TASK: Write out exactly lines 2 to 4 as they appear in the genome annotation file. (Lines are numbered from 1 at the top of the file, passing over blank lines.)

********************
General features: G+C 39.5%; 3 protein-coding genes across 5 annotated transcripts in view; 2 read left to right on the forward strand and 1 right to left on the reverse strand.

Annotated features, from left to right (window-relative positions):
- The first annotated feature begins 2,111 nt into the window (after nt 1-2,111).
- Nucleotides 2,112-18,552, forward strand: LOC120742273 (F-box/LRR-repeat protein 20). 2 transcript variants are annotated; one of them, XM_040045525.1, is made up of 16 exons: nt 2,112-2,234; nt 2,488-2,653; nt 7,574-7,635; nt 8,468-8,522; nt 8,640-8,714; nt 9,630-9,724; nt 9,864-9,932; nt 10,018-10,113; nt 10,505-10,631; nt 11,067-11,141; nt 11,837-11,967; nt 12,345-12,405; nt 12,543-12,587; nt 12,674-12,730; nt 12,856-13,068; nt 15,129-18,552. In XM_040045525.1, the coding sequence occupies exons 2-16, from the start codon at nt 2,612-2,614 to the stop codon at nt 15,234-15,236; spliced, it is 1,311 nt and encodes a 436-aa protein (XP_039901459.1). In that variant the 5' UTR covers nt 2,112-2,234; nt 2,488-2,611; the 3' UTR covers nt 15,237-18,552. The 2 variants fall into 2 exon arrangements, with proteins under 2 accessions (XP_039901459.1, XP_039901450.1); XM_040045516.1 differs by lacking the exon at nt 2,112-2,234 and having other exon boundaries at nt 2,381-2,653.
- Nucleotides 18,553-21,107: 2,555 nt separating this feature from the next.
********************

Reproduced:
Annotated features, from left to right (window-relative positions):
- The first annotated feature begins 2,111 nt into the window (after nt 1-2,111).
- Nucleotides 2,112-18,552, forward strand: LOC120742273 (F-box/LRR-repeat protein 20). 2 transcript variants are annotated; one of them, XM_040045525.1, is made up of 16 exons: nt 2,112-2,234; nt 2,488-2,653; nt 7,574-7,635; nt 8,468-8,522; nt 8,640-8,714; nt 9,630-9,724; nt 9,864-9,932; nt 10,018-10,113; nt 10,505-10,631; nt 11,067-11,141; nt 11,837-11,967; nt 12,345-12,405; nt 12,543-12,587; nt 12,674-12,730; nt 12,856-13,068; nt 15,129-18,552. In XM_040045525.1, the coding sequence occupies exons 2-16, from the start codon at nt 2,612-2,614 to the stop codon at nt 15,234-15,236; spliced, it is 1,311 nt and encodes a 436-aa protein (XP_039901459.1). In that variant the 5' UTR covers nt 2,112-2,234; nt 2,488-2,611; the 3' UTR covers nt 15,237-18,552. The 2 variants fall into 2 exon arrangements, with proteins under 2 accessions (XP_039901459.1, XP_039901450.1); XM_040045516.1 differs by lacking the exon at nt 2,112-2,234 and having other exon boundaries at nt 2,381-2,653.